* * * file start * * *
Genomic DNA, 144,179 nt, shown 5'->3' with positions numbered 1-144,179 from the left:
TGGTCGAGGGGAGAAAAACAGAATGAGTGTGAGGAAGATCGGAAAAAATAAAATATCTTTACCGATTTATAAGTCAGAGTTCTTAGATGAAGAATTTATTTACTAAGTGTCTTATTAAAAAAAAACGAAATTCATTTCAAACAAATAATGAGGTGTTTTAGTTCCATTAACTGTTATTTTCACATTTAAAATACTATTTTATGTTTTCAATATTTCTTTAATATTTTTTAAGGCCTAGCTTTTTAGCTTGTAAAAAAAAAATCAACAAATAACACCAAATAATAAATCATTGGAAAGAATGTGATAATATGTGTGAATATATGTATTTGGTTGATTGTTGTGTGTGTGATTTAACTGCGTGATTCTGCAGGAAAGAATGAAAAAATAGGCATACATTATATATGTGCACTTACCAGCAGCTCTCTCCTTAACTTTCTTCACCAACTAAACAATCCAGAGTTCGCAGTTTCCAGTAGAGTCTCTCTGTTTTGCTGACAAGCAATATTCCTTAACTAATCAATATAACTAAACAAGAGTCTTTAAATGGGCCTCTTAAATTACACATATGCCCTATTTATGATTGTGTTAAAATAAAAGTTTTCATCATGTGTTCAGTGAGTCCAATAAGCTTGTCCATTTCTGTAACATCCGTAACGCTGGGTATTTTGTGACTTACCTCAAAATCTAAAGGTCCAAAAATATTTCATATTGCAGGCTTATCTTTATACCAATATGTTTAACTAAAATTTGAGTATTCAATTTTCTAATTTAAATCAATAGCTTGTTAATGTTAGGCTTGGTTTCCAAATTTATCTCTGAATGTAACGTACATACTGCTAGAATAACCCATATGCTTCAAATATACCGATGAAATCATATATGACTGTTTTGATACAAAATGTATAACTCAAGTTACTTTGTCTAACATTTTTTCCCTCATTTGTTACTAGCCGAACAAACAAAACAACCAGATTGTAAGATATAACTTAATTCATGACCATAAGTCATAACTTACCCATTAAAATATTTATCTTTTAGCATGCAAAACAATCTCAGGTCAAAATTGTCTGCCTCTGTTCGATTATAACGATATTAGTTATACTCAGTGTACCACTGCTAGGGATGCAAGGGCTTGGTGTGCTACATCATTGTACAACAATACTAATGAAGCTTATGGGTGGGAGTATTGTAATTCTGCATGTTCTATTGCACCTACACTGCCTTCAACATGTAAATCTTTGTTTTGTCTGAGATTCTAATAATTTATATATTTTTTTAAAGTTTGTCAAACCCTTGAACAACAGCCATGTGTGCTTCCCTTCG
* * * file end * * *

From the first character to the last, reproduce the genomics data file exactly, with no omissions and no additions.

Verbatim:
Genomic DNA, 144,179 nt, shown 5'->3' with positions numbered 1-144,179 from the left:
TGGTCGAGGGGAGAAAAACAGAATGAGTGTGAGGAAGATCGGAAAAAATAAAATATCTTTACCGATTTATAAGTCAGAGTTCTTAGATGAAGAATTTATTTACTAAGTGTCTTATTAAAAAAAAACGAAATTCATTTCAAACAAATAATGAGGTGTTTTAGTTCCATTAACTGTTATTTTCACATTTAAAATACTATTTTATGTTTTCAATATTTCTTTAATATTTTTTAAGGCCTAGCTTTTTAGCTTGTAAAAAAAAAATCAACAAATAACACCAAATAATAAATCATTGGAAAGAATGTGATAATATGTGTGAATATATGTATTTGGTTGATTGTTGTGTGTGTGATTTAACTGCGTGATTCTGCAGGAAAGAATGAAAAAATAGGCATACATTATATATGTGCACTTACCAGCAGCTCTCTCCTTAACTTTCTTCACCAACTAAACAATCCAGAGTTCGCAGTTTCCAGTAGAGTCTCTCTGTTTTGCTGACAAGCAATATTCCTTAACTAATCAATATAACTAAACAAGAGTCTTTAAATGGGCCTCTTAAATTACACATATGCCCTATTTATGATTGTGTTAAAATAAAAGTTTTCATCATGTGTTCAGTGAGTCCAATAAGCTTGTCCATTTCTGTAACATCCGTAACGCTGGGTATTTTGTGACTTACCTCAAAATCTAAAGGTCCAAAAATATTTCATATTGCAGGCTTATCTTTATACCAATATGTTTAACTAAAATTTGAGTATTCAATTTTCTAATTTAAATCAATAGCTTGTTAATGTTAGGCTTGGTTTCCAAATTTATCTCTGAATGTAACGTACATACTGCTAGAATAACCCATATGCTTCAAATATACCGATGAAATCATATATGACTGTTTTGATACAAAATGTATAACTCAAGTTACTTTGTCTAACATTTTTTCCCTCATTTGTTACTAGCCGAACAAACAAAACAACCAGATTGTAAGATATAACTTAATTCATGACCATAAGTCATAACTTACCCATTAAAATATTTATCTTTTAGCATGCAAAACAATCTCAGGTCAAAATTGTCTGCCTCTGTTCGATTATAACGATATTAGTTATACTCAGTGTACCACTGCTAGGGATGCAAGGGCTTGGTGTGCTACATCATTGTACAACAATACTAATGAAGCTTATGGGTGGGAGTATTGTAATTCTGCATGTTCTATTGCACCTACACTGCCTTCAACATGTAAATCTTTGTTTTGTCTGAGATTCTAATAATTTATATATTTTTTTAAAGTTTGTCAAACCCTTGAACAACAGCCATGTGTGCTTCCCTTCG